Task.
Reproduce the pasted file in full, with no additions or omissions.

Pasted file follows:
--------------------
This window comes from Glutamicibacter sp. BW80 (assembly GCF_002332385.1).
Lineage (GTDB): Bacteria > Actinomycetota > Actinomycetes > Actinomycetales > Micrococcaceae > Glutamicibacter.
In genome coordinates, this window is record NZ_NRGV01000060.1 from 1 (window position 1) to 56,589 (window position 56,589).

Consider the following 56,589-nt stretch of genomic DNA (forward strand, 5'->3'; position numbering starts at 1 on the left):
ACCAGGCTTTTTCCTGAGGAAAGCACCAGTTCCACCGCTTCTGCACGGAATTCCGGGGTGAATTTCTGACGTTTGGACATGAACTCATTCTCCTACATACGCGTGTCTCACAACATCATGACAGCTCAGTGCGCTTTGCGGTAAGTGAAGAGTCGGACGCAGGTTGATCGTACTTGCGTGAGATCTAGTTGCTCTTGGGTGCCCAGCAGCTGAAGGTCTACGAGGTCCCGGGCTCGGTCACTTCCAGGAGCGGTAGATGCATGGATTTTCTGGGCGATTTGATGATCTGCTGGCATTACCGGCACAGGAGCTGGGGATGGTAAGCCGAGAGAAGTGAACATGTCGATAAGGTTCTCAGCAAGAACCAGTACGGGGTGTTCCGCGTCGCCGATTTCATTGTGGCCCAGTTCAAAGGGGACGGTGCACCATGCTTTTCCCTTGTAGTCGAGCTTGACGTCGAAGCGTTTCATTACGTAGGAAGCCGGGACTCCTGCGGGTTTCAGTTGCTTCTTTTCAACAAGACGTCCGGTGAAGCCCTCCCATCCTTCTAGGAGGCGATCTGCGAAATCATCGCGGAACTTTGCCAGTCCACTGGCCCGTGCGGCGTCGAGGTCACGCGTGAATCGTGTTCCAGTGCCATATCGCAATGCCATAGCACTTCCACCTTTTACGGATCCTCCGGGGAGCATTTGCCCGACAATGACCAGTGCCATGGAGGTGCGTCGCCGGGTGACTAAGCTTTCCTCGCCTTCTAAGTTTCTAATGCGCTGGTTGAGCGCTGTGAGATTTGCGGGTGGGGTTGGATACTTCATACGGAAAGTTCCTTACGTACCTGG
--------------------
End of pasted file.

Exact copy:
This window comes from Glutamicibacter sp. BW80 (assembly GCF_002332385.1).
Lineage (GTDB): Bacteria > Actinomycetota > Actinomycetes > Actinomycetales > Micrococcaceae > Glutamicibacter.
In genome coordinates, this window is record NZ_NRGV01000060.1 from 1 (window position 1) to 56,589 (window position 56,589).

Consider the following 56,589-nt stretch of genomic DNA (forward strand, 5'->3'; position numbering starts at 1 on the left):
ACCAGGCTTTTTCCTGAGGAAAGCACCAGTTCCACCGCTTCTGCACGGAATTCCGGGGTGAATTTCTGACGTTTGGACATGAACTCATTCTCCTACATACGCGTGTCTCACAACATCATGACAGCTCAGTGCGCTTTGCGGTAAGTGAAGAGTCGGACGCAGGTTGATCGTACTTGCGTGAGATCTAGTTGCTCTTGGGTGCCCAGCAGCTGAAGGTCTACGAGGTCCCGGGCTCGGTCACTTCCAGGAGCGGTAGATGCATGGATTTTCTGGGCGATTTGATGATCTGCTGGCATTACCGGCACAGGAGCTGGGGATGGTAAGCCGAGAGAAGTGAACATGTCGATAAGGTTCTCAGCAAGAACCAGTACGGGGTGTTCCGCGTCGCCGATTTCATTGTGGCCCAGTTCAAAGGGGACGGTGCACCATGCTTTTCCCTTGTAGTCGAGCTTGACGTCGAAGCGTTTCATTACGTAGGAAGCCGGGACTCCTGCGGGTTTCAGTTGCTTCTTTTCAACAAGACGTCCGGTGAAGCCCTCCCATCCTTCTAGGAGGCGATCTGCGAAATCATCGCGGAACTTTGCCAGTCCACTGGCCCGTGCGGCGTCGAGGTCACGCGTGAATCGTGTTCCAGTGCCATATCGCAATGCCATAGCACTTCCACCTTTTACGGATCCTCCGGGGAGCATTTGCCCGACAATGACCAGTGCCATGGAGGTGCGTCGCCGGGTGACTAAGCTTTCCTCGCCTTCTAAGTTTCTAATGCGCTGGTTGAGCGCTGTGAGATTTGCGGGTGGGGTTGGATACTTCATACGGAAAGTTCCTTACGTACCTGG